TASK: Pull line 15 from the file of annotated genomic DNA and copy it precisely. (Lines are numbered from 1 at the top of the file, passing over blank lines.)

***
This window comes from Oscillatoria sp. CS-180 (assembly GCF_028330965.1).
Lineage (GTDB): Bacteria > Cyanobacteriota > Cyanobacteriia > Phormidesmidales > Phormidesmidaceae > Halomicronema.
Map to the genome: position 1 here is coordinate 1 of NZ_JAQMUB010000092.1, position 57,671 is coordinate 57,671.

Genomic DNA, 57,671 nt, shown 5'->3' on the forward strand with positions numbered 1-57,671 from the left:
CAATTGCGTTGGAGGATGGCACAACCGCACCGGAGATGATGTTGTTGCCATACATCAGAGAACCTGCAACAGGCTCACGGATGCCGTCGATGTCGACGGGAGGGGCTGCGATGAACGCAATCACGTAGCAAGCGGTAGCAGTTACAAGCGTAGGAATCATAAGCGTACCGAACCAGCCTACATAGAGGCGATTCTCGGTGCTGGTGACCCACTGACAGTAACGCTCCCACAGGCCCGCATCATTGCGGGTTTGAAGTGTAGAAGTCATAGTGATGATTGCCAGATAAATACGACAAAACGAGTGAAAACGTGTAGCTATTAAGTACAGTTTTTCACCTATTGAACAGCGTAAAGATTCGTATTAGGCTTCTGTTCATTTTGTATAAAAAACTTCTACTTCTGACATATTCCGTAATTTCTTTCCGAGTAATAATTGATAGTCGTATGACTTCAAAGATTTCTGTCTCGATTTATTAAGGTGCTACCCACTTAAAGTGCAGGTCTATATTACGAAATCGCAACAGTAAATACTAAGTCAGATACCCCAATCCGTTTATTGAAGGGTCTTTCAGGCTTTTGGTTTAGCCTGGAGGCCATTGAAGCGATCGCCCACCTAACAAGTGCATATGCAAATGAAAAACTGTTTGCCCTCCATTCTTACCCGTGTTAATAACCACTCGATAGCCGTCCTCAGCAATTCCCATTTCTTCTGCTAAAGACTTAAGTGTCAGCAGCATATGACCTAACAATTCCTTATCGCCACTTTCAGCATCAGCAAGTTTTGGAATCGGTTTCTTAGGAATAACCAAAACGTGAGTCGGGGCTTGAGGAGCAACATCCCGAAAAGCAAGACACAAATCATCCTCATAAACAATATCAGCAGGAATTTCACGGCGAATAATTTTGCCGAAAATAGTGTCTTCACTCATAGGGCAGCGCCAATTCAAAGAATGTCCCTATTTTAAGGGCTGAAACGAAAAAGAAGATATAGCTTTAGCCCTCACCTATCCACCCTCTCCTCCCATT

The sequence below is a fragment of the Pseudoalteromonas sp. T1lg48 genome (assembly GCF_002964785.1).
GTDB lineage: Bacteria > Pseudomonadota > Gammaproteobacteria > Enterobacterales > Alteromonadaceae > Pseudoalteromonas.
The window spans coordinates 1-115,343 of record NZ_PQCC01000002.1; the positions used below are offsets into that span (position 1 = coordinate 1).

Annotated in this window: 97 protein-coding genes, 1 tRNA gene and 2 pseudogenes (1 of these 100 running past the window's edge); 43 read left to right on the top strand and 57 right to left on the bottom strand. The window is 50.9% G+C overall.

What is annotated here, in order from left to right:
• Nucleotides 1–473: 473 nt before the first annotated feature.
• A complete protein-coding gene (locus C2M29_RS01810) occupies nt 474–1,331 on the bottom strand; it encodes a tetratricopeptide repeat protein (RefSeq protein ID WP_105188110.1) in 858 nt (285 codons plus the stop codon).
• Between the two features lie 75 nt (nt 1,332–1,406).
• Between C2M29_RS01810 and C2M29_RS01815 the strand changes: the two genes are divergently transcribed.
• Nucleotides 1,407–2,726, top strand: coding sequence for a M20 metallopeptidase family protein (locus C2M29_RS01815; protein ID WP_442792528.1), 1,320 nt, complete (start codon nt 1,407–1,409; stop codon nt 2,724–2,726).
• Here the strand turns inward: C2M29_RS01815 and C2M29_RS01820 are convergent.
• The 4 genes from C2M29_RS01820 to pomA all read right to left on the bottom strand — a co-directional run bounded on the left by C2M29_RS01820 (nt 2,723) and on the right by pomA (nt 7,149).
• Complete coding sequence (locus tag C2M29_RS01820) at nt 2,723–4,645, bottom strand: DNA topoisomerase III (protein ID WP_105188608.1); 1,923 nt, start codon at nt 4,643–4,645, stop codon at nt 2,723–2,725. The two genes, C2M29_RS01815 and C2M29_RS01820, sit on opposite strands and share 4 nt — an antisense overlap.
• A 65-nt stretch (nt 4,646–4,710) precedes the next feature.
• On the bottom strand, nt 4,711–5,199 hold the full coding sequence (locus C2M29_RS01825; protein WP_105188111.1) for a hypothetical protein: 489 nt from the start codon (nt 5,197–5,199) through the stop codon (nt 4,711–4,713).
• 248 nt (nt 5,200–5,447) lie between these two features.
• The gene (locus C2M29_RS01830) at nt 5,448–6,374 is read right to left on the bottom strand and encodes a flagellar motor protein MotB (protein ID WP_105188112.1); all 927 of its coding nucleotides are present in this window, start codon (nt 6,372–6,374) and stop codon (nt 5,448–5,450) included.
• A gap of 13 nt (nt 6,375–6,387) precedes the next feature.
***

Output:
• Nucleotides 1,407–2,726, top strand: coding sequence for a M20 metallopeptidase family protein (locus C2M29_RS01815; protein ID WP_442792528.1), 1,320 nt, complete (start codon nt 1,407–1,409; stop codon nt 2,724–2,726).